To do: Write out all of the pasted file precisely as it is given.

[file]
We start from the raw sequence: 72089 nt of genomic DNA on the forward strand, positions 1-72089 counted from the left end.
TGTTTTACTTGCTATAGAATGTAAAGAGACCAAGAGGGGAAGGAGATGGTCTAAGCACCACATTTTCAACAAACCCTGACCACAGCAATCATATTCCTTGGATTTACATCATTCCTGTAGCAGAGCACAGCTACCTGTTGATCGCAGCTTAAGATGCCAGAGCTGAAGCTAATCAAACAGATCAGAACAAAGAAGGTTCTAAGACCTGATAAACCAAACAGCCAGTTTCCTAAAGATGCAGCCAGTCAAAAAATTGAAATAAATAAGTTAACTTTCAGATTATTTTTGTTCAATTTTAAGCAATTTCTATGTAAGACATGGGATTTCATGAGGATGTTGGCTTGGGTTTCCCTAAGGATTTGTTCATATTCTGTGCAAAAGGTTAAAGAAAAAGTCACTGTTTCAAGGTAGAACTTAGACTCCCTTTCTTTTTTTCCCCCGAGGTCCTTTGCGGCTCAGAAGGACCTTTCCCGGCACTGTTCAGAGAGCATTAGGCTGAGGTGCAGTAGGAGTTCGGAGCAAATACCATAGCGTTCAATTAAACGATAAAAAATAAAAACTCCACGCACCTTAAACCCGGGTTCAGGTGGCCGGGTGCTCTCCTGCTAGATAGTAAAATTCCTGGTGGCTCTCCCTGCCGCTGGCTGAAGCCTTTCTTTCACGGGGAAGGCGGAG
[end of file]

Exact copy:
We start from the raw sequence: 72089 nt of genomic DNA on the forward strand, positions 1-72089 counted from the left end.
TGTTTTACTTGCTATAGAATGTAAAGAGACCAAGAGGGGAAGGAGATGGTCTAAGCACCACATTTTCAACAAACCCTGACCACAGCAATCATATTCCTTGGATTTACATCATTCCTGTAGCAGAGCACAGCTACCTGTTGATCGCAGCTTAAGATGCCAGAGCTGAAGCTAATCAAACAGATCAGAACAAAGAAGGTTCTAAGACCTGATAAACCAAACAGCCAGTTTCCTAAAGATGCAGCCAGTCAAAAAATTGAAATAAATAAGTTAACTTTCAGATTATTTTTGTTCAATTTTAAGCAATTTCTATGTAAGACATGGGATTTCATGAGGATGTTGGCTTGGGTTTCCCTAAGGATTTGTTCATATTCTGTGCAAAAGGTTAAAGAAAAAGTCACTGTTTCAAGGTAGAACTTAGACTCCCTTTCTTTTTTTCCCCCGAGGTCCTTTGCGGCTCAGAAGGACCTTTCCCGGCACTGTTCAGAGAGCATTAGGCTGAGGTGCAGTAGGAGTTCGGAGCAAATACCATAGCGTTCAATTAAACGATAAAAAATAAAAACTCCACGCACCTTAAACCCGGGTTCAGGTGGCCGGGTGCTCTCCTGCTAGATAGTAAAATTCCTGGTGGCTCTCCCTGCCGCTGGCTGAAGCCTTTCTTTCACGGGGAAGGCGGAG